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Weaving (horse)

Weaving is a stable vice of horses, in which the horse repetitively sways side to side, shifting weight and moving its head and neck back and forth.



Horses often perform this vice over a stall door, or near the grill of the stall, possibly because it is the exit from the stall, or because their view changes slightly as they view the barn aisle from the stall and is visually stimulating. Some horses that have developed the habit will also weave while turned out. Although it is commonly thought that weaving is caused by boredom, many experts consider it a stress response, usually due to isolation from other horses, unhappiness in general, or little grazing time.

Many horsemen believe weaving is a learned habit. However, some experts theorize that weaving could be more likely to develop in horses with a genetic predisposition.[citation needed] Thus there is debate over whether weaving is a learned behavior that other horses can pick up by observing another, or if it is an inborn tendency that develops under a certain set of environmental conditions. Therefore, some people claim it is usually safe to allow other horses to see a weaver, unless it is known that they are genetically predisposed (their sire or dam was a weaver).[citation needed] Others feel it is caused by environmental factors, and that other horses in the same setting will pick up the behavior once a single horse starts.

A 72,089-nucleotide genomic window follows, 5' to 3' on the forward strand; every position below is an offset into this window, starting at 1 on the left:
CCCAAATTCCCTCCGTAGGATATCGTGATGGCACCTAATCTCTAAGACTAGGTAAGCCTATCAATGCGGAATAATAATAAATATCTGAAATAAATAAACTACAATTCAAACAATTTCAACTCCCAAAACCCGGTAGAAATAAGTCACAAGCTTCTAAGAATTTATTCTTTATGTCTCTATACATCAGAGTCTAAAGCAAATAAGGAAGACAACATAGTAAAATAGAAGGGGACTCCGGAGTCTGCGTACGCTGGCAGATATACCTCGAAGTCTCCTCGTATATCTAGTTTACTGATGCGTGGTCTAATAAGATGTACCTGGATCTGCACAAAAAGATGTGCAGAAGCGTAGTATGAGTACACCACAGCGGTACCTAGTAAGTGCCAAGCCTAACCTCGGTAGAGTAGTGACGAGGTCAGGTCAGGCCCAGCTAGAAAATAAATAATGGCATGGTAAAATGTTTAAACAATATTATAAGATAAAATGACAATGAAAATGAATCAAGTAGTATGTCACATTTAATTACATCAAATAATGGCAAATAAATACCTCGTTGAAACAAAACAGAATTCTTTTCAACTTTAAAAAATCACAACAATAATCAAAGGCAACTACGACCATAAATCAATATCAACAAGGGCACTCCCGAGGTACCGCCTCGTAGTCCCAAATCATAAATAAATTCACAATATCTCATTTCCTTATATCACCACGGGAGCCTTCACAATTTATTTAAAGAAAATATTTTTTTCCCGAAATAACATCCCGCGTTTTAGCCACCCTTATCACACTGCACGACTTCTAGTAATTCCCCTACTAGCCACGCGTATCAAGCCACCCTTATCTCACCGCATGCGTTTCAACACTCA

The Negative Effects of Weaving

Weaving is generally not a very damaging vice in the short term. However, horses that are constant weavers over time may have abnormal hoof wear, and slowly stress their joints. The stall floor may also come to have uneven wear. However, overall the value of a weaving horse is not necessarily diminished by this condition.

Managing the Problem

Like most vices, weaving is a very difficult habit to break. However, there are several ways to manage a weaver:

  • Allow a weaver to see other horses, even if he is stalled separately.
  • Provide a companion for the horse, if possible. Some trainers often have goats, cats, or chickens for such horses.
  • Provide visual stimulation. In a stall, an open window often helps the situation.
  • Keep the horse occupied when stalled. For example, provide a good supply of hay.
  • More time turned-out will often keep weaving at bay, giving the horse a more natural setting and keeping him happy mentally.
  • Hanging a mirror in a stall often helps weaving, because the horse believes there is a nearby horse. This trick is often very effective, and recent studies in the UK have demonstrated that it can reduce weaving by 97%.[1] However, the mirror should be made from stainless steel, for safety.

See also


  1. Harding, Justine. "Another Look at Weaving." 'The Horse, April 1, 200 Web site accessed July 27 , 2007 at http://www.thehorse.com/ViewArticle.aspx?ID=5644


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